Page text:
August 13, 2017
During the 2016 offseason, it was clear that the Philadelphia Eagles were looking to find long-term stability for their quarterback position. From 2009 to 2016, the Eagles had six different quarterbacks start on Week 1 of the season. They were Donovan McNabb, Kevin Kolb, Michael Vick, Nick Foles, Sam Bradford, and Carson Wentz. Only the NFL doormat Cleveland Browns started more Week 1 quarterbacks during that span.
The answer to stability at quarterback was Wentz, who the team acquired for the not-so-cheap price of two first round picks, a second round pick, a third round pick, a fourth round pick (they also got a fourth round pick back), as well as Byron Maxwell and Kiko Alonso.
At cornerback, the Eagles have had similar extreme instability, as they will have their ninth different starting cornerback combination in 11 years:
Like they did at quarterback last offseason, this offseason the Eagles put heavy resources toward fixing the cornerback position long-term, spending a second-round pick on Sidney Jones, a third round pick on Rasul Douglas, and then trading Jordan Matthews and a third-round pick to the Buffalo Bills for Ronald Darby.
As a result, the Eagles' top four cornerbacks (from a long-term perspective) have an average age of 22 years old, as well as an average of 3.25 years left on their contracts.
|Player||Age||Years left on contract|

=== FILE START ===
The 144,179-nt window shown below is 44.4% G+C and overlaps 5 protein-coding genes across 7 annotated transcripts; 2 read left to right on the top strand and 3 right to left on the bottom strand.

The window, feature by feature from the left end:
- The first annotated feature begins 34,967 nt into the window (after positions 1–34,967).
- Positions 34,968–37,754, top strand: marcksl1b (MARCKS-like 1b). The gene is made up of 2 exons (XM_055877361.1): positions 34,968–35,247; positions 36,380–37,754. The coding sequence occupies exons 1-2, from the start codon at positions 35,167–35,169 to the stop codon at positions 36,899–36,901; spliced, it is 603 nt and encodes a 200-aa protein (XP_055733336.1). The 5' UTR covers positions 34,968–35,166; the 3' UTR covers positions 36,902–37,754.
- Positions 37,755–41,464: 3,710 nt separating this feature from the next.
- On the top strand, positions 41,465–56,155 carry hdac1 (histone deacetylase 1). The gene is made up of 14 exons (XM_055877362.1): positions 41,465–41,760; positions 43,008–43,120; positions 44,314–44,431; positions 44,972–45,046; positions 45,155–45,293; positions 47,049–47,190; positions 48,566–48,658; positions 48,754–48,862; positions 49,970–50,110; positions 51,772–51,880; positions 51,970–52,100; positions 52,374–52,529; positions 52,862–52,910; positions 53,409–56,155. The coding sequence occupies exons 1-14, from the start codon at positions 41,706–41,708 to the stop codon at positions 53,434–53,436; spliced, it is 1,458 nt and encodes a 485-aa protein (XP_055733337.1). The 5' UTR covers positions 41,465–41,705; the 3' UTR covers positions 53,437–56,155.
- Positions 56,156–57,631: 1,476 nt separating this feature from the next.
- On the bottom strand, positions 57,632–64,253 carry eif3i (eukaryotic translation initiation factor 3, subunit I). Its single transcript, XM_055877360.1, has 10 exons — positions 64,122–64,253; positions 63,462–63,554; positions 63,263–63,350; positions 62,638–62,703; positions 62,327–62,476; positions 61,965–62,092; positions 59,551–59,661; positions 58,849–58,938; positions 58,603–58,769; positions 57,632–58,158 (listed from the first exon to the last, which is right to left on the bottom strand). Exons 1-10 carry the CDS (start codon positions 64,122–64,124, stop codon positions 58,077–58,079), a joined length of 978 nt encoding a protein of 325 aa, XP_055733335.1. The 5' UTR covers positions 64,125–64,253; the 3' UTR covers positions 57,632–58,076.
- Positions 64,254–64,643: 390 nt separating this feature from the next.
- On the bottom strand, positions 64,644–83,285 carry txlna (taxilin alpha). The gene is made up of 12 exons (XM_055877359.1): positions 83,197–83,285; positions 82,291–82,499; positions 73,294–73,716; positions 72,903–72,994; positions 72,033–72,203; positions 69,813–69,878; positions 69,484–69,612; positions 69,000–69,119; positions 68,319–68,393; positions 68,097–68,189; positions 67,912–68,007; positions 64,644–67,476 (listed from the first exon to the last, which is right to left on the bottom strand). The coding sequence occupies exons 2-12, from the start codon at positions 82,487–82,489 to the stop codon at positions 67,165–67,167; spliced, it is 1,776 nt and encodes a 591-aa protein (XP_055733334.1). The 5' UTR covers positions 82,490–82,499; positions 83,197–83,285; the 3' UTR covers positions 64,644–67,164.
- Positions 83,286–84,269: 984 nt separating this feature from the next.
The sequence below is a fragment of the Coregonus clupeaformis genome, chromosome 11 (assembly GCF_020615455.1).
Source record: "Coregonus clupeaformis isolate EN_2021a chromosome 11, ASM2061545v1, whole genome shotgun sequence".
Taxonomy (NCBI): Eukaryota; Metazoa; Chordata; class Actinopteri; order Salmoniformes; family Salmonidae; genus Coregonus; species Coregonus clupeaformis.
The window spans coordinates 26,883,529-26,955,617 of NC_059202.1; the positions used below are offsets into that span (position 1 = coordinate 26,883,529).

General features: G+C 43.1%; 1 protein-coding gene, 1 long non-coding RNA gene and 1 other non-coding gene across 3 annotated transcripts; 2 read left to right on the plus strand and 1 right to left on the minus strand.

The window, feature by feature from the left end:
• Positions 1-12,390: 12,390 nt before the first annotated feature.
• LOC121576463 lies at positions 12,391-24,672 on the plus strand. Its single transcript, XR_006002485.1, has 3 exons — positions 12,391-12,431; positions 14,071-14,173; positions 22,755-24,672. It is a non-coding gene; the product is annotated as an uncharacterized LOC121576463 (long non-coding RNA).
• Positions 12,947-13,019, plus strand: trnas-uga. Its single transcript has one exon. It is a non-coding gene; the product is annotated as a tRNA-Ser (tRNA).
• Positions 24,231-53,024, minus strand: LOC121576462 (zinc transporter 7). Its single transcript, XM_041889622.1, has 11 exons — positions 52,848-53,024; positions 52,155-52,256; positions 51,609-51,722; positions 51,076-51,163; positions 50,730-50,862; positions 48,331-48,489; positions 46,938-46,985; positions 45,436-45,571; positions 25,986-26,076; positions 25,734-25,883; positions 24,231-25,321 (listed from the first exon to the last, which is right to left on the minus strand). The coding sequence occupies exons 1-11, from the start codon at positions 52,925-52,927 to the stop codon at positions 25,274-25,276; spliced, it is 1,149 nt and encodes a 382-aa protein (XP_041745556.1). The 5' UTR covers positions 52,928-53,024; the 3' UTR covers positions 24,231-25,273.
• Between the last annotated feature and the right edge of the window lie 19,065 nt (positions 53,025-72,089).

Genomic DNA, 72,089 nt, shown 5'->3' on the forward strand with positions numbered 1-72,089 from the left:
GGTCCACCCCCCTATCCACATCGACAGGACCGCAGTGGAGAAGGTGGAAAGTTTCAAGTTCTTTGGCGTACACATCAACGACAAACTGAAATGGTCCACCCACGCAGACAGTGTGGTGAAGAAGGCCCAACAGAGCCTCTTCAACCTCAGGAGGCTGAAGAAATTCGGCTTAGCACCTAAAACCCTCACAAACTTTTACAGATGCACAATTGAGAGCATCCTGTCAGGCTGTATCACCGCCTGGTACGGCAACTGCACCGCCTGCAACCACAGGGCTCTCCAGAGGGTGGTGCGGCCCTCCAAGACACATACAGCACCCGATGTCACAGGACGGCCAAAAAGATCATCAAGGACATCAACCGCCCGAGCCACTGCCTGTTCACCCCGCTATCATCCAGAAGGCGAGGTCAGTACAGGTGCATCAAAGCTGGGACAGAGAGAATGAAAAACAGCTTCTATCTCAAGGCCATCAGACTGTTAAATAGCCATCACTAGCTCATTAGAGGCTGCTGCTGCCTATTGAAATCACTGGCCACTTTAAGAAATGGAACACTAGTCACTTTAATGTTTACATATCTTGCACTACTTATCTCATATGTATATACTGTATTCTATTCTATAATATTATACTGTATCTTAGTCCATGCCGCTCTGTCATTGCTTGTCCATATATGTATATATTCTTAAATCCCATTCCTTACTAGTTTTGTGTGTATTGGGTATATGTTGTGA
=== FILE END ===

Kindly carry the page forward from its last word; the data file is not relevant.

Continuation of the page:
"It's kind of a unique opportunity to have a bunch of young corners at that position," said Howie Roseman, shortly after the Eagles announced the trade on Friday. "When you look around the league, it is a corner-deficient league. It's hard to find those guys. It's hard to find guys who have been solid starters in this league, who can play at a high level. Teams that have them aren't really ready to move them. When you get them, you need a bunch of them. It's something that we felt, as well as the quarterback position, offensive line, defensive line, you can never have enough of those guys."
Like with Wentz a year ago, there's certainly no guarantee that this group of young corners will eventually become a position of strength, and it's perhaps even likely that the Eagles will continue to struggle there in 2017. What the Eagles do at least have there now is legitimate reason for optimism that they have found a long-term fix.
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